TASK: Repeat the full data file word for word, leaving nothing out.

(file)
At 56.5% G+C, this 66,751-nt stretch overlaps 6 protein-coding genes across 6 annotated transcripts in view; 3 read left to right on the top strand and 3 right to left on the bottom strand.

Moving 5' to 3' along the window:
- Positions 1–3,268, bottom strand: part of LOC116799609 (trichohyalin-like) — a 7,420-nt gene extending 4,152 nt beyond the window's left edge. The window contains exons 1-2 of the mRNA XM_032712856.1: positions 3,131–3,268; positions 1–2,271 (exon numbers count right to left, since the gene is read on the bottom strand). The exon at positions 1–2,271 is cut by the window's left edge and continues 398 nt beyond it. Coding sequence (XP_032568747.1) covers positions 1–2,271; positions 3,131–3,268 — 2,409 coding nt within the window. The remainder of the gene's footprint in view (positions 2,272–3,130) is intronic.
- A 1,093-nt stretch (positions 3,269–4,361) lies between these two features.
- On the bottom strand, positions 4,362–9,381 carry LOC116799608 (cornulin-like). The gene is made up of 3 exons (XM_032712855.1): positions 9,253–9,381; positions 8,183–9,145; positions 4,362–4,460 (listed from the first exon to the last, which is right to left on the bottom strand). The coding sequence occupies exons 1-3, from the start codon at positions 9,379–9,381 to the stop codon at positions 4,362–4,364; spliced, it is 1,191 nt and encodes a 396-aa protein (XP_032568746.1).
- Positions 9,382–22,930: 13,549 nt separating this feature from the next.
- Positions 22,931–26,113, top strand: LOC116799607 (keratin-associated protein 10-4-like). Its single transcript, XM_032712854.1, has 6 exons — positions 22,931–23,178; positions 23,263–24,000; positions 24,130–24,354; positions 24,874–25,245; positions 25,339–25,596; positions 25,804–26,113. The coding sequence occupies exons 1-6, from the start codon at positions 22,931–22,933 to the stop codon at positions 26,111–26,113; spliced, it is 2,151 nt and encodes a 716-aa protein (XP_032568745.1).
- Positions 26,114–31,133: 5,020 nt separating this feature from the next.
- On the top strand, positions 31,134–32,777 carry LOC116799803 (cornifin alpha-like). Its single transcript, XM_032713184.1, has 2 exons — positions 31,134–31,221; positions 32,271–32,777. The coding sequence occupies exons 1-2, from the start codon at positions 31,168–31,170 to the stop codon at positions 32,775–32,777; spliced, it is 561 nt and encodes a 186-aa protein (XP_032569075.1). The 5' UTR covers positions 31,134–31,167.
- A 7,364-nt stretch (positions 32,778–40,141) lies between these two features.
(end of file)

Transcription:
At 56.5% G+C, this 66,751-nt stretch overlaps 6 protein-coding genes across 6 annotated transcripts in view; 3 read left to right on the top strand and 3 right to left on the bottom strand.

Moving 5' to 3' along the window:
- Positions 1–3,268, bottom strand: part of LOC116799609 (trichohyalin-like) — a 7,420-nt gene extending 4,152 nt beyond the window's left edge. The window contains exons 1-2 of the mRNA XM_032712856.1: positions 3,131–3,268; positions 1–2,271 (exon numbers count right to left, since the gene is read on the bottom strand). The exon at positions 1–2,271 is cut by the window's left edge and continues 398 nt beyond it. Coding sequence (XP_032568747.1) covers positions 1–2,271; positions 3,131–3,268 — 2,409 coding nt within the window. The remainder of the gene's footprint in view (positions 2,272–3,130) is intronic.
- A 1,093-nt stretch (positions 3,269–4,361) lies between these two features.
- On the bottom strand, positions 4,362–9,381 carry LOC116799608 (cornulin-like). The gene is made up of 3 exons (XM_032712855.1): positions 9,253–9,381; positions 8,183–9,145; positions 4,362–4,460 (listed from the first exon to the last, which is right to left on the bottom strand). The coding sequence occupies exons 1-3, from the start codon at positions 9,379–9,381 to the stop codon at positions 4,362–4,364; spliced, it is 1,191 nt and encodes a 396-aa protein (XP_032568746.1).
- Positions 9,382–22,930: 13,549 nt separating this feature from the next.
- Positions 22,931–26,113, top strand: LOC116799607 (keratin-associated protein 10-4-like). Its single transcript, XM_032712854.1, has 6 exons — positions 22,931–23,178; positions 23,263–24,000; positions 24,130–24,354; positions 24,874–25,245; positions 25,339–25,596; positions 25,804–26,113. The coding sequence occupies exons 1-6, from the start codon at positions 22,931–22,933 to the stop codon at positions 26,111–26,113; spliced, it is 2,151 nt and encodes a 716-aa protein (XP_032568745.1).
- Positions 26,114–31,133: 5,020 nt separating this feature from the next.
- On the top strand, positions 31,134–32,777 carry LOC116799803 (cornifin alpha-like). Its single transcript, XM_032713184.1, has 2 exons — positions 31,134–31,221; positions 32,271–32,777. The coding sequence occupies exons 1-2, from the start codon at positions 31,168–31,170 to the stop codon at positions 32,775–32,777; spliced, it is 561 nt and encodes a 186-aa protein (XP_032569075.1). The 5' UTR covers positions 31,134–31,167.
- A 7,364-nt stretch (positions 32,778–40,141) lies between these two features.